Create Your CV

You probably already have a CV. However, will it help you land your dream job or just some other regular gig? You must tweak your CV and cover letter for each opportunity. You might have to hone your skills to ensure you have what it takes to fulfill the responsibilities of your ideal career. Besides having specific qualifications for the niche your dream job is in, you will likely need to possess top skills for leadership, communication, project management, customer service, strategic thinking, time management, and more. Digital skills are also essential in this technological era. 

You can make your dream job skills shine in your CV by including specific keywords from the online job description. According to CNBC, over 95 percent of Fortune 500 businesses use an Applicant Tracking System (ATS) to find CVs with relevant keywords for the position. Ensure you include keywords to get your CV out of the online screening process and into the hiring manager’s hands. For example, rather than saying you work great with a team, you can emphasize the keyword teamwork instead. 

Include your relevant work experience, education, and contact info. Employee referrals can also help your application get to the top of the stack. In other words, don’t just dust off your typical ole CV; highlight essential qualities that will help you stand out and get an interview. If you don’t have a CV, you can use a CV template to start.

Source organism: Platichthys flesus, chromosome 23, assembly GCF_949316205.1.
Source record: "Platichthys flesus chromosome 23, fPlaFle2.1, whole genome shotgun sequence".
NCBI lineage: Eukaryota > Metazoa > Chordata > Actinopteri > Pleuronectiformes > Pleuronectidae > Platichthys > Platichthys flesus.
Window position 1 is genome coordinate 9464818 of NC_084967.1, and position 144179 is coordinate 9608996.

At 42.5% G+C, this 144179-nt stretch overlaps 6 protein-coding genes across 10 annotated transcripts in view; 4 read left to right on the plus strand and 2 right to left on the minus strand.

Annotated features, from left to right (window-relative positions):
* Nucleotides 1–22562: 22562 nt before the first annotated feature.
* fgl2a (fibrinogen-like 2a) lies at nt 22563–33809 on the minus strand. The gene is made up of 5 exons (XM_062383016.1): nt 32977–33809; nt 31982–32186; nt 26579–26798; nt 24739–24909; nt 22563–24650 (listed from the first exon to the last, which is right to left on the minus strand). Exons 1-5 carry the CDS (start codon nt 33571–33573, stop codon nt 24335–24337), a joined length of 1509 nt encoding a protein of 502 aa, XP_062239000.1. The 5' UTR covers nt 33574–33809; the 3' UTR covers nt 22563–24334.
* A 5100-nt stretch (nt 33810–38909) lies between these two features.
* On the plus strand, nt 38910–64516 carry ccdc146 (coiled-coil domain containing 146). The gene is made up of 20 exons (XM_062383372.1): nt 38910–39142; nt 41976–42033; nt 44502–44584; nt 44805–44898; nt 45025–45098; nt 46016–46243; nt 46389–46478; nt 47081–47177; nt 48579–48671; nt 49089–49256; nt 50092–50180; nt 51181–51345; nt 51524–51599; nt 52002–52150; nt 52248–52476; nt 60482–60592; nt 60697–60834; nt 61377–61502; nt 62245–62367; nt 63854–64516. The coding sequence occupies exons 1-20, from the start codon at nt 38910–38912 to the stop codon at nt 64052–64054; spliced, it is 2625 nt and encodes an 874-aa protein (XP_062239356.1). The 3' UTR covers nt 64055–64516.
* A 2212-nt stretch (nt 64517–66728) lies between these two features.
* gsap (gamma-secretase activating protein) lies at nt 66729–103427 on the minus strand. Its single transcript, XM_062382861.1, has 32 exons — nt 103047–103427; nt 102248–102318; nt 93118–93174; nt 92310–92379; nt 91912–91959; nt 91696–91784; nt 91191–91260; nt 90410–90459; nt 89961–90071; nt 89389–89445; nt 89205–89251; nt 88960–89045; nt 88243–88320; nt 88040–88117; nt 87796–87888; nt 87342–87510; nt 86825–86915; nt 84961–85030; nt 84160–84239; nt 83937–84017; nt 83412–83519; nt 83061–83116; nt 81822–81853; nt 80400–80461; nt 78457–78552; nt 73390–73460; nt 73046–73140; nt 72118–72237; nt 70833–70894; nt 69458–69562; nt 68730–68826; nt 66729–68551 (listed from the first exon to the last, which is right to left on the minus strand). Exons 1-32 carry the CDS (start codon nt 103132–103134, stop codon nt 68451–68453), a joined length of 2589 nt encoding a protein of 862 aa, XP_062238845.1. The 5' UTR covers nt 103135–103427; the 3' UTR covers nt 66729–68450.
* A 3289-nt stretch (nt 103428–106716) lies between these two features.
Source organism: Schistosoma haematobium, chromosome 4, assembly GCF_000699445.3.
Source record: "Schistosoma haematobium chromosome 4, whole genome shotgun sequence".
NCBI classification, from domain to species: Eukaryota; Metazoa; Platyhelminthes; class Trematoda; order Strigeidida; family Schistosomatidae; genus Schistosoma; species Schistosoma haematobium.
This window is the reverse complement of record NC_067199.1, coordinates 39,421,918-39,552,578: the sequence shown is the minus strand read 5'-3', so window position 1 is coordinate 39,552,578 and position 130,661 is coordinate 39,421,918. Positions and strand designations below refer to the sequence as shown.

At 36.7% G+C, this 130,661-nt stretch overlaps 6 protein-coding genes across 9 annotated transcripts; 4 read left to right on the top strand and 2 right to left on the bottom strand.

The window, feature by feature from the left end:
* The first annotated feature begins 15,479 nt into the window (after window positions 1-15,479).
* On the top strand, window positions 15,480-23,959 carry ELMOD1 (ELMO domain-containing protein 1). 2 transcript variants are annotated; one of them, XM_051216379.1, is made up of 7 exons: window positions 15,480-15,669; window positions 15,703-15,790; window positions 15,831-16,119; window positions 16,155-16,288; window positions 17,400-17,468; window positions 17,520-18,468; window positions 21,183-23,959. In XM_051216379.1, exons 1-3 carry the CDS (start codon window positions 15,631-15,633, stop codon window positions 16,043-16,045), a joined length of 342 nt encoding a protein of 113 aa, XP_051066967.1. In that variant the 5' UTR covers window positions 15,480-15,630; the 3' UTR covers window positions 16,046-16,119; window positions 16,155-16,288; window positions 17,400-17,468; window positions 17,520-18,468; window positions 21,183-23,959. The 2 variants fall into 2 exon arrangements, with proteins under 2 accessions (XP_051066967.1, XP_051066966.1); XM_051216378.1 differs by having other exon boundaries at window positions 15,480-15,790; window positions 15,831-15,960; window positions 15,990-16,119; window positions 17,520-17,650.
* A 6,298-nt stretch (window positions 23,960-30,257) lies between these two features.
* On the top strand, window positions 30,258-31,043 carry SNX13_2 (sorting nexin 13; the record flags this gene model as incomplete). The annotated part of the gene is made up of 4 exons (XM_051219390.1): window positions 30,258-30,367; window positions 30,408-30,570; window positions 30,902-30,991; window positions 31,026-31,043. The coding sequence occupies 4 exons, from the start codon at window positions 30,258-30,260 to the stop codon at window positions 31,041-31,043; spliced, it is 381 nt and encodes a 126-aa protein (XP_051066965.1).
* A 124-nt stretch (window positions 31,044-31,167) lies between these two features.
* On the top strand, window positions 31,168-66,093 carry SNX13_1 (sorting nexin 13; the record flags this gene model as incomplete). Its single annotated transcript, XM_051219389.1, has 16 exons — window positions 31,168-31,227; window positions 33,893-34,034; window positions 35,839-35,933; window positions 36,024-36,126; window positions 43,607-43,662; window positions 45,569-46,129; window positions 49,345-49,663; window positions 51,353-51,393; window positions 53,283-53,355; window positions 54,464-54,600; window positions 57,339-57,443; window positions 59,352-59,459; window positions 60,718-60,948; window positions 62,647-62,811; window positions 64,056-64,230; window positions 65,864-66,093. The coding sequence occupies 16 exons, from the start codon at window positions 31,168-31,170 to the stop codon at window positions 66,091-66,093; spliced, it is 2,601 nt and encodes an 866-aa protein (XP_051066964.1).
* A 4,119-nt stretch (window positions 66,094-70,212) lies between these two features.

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Build Your Cover Letter

This isn’t any boring 9-5. Spruce up your standard cover letter for your dream job by getting personal about who you are talking to. That is, find out the hiring manager’s name instead of just writing ‘To whom it may concern.’ Regarding names, feel free to drop names related to this position in your cover letter of people you network with.

Remember to keep it short and sweet. Your cover letter is not an essay but a personal elevator meeting. Showcase your most relevant skills, qualifications, work experience, and the value you bring to the role.

Show your excitement for the role, especially since it is your dream job. Of course, include your contact details and availability, and adding a handwritten signature at the end shows you took the time to give your all.

Prepare for Interviews and Follow Up with the Employer